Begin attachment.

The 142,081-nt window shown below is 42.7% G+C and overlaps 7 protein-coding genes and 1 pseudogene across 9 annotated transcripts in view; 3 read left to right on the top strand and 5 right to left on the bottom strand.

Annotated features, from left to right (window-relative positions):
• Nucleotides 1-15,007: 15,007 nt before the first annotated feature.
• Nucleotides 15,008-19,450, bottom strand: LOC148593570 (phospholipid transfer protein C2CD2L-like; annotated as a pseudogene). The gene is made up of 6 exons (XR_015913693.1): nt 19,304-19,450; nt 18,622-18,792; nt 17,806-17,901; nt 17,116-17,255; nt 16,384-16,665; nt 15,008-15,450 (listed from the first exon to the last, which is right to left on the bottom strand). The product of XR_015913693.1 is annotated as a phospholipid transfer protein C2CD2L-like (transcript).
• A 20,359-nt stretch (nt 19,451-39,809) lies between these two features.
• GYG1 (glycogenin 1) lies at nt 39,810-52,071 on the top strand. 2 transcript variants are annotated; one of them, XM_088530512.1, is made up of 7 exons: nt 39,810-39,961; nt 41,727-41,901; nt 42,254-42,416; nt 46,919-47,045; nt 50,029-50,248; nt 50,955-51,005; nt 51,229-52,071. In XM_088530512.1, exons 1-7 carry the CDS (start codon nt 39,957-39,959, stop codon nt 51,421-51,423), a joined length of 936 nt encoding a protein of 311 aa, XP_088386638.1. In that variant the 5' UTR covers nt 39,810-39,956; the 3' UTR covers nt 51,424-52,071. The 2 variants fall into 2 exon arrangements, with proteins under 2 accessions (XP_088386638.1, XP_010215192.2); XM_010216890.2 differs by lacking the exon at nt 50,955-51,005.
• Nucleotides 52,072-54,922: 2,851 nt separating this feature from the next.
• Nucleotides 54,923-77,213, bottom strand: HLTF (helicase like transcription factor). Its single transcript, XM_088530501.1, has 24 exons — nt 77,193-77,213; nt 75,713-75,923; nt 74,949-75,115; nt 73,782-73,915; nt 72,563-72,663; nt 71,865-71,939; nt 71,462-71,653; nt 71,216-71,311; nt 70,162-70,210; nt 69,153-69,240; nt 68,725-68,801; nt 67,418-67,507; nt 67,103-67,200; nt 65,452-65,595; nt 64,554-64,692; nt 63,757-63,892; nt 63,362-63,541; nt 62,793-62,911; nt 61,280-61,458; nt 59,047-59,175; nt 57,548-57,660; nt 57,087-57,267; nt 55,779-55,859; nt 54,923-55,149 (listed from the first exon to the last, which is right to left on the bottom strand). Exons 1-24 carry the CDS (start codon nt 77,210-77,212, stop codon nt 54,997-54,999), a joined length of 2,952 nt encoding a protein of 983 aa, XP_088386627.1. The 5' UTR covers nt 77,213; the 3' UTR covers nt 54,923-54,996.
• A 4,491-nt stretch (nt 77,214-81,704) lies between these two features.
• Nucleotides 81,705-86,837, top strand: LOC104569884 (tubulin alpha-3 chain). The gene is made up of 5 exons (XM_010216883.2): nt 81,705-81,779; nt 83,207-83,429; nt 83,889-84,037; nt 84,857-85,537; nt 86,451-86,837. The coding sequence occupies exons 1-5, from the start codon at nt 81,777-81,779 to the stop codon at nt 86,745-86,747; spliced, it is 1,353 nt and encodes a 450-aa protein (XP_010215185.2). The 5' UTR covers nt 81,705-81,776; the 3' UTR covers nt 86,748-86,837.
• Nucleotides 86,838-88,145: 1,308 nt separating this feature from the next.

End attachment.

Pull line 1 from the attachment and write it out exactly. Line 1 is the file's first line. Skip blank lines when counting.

The 142,081-nt window shown below is 42.7% G+C and overlaps 7 protein-coding genes and 1 pseudogene across 9 annotated transcripts in view; 3 read left to right on the top strand and 5 right to left on the bottom strand.